How to pair food and wine: a few basic tips to always have in mind

by May 28, 2020News0 comments

Wine and food pairings can be much more versatile than you imagine (Image by 272447 on Pixabay)Wine and food pairings can be much more versatile than you imagine (Image by 272447 on Pixabay)

Wine and food pairings can be much more versatile than you imagine (Image by 272447 on Pixabay)

Hi, dear reader, Breno here.

We have recently got feedback emails from our newsletter subscribers praising some of our recent posts for being didactic. I hand it to everyone who’s collaborating, from readers to our Chief Wine Officer Julien Miquel to our founding member Paulo Pinto. Thank you all!, and let’s keep going with that in mind.

As a fine wine lover (and investor), it could be that you love good wine and good food, but have trouble pairing dishes with the right wines.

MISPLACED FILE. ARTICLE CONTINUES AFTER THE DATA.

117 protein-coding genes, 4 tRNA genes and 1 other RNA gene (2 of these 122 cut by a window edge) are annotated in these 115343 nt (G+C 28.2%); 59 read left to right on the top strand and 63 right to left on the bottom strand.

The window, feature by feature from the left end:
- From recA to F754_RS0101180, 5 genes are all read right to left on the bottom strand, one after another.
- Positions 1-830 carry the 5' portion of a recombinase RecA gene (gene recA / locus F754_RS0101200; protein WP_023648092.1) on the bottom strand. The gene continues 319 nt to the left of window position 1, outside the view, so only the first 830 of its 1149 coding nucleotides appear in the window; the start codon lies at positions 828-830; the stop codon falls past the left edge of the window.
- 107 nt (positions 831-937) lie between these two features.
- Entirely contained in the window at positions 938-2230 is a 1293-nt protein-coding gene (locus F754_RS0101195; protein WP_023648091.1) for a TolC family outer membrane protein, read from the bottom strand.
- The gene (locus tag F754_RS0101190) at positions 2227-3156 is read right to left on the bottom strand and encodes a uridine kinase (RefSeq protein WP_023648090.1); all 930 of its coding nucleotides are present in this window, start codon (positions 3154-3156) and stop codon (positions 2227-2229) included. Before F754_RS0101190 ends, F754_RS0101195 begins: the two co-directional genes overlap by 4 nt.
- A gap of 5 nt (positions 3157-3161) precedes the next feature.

“Red wine with meat? White wine with soft cheese and poultry? Dessert wines only with sweets? How to deal with fortifieds? What do I do?”

What I think about this?

It’s no problem at all. Really. No one is supposed to be a human encyclopedia. Be wary of people who pose themselves with an answer for everything.

I, myself, very often Google potential pairings when I’m out of ideas for certain dishes or wines that available at home. I still have so many wines, grapes and styles to try that I’m happy to just be an everlasting student. Learning never ends!

Let’s, then, try to show some basic principles that can make it easier for you to find the right choices in food and wine pairing! I’ll keep it simple, because I’m no expert like our Chief Wine Officer Julien Miquel (follow his tips on our blog every now and then).



A few bullet points can be the basis for your whole experience. Take these straight-to-the-point tips by Wine Folly as an example: